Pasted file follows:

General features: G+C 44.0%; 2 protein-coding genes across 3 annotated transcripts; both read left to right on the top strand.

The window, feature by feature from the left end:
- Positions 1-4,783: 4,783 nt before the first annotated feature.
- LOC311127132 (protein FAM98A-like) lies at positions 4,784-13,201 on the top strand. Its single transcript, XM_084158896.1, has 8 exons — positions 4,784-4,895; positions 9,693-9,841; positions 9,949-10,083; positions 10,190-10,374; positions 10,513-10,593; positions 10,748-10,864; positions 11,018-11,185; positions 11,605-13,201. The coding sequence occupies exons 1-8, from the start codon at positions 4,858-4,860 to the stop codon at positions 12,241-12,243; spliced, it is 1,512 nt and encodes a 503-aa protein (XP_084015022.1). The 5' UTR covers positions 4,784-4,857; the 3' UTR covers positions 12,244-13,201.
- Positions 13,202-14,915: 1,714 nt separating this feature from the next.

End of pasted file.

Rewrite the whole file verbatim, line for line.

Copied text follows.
General features: G+C 44.0%; 2 protein-coding genes across 3 annotated transcripts; both read left to right on the top strand.

The window, feature by feature from the left end:
- Positions 1-4,783: 4,783 nt before the first annotated feature.
- LOC311127132 (protein FAM98A-like) lies at positions 4,784-13,201 on the top strand. Its single transcript, XM_084158896.1, has 8 exons — positions 4,784-4,895; positions 9,693-9,841; positions 9,949-10,083; positions 10,190-10,374; positions 10,513-10,593; positions 10,748-10,864; positions 11,018-11,185; positions 11,605-13,201. The coding sequence occupies exons 1-8, from the start codon at positions 4,858-4,860 to the stop codon at positions 12,241-12,243; spliced, it is 1,512 nt and encodes a 503-aa protein (XP_084015022.1). The 5' UTR covers positions 4,784-4,857; the 3' UTR covers positions 12,244-13,201.
- Positions 13,202-14,915: 1,714 nt separating this feature from the next.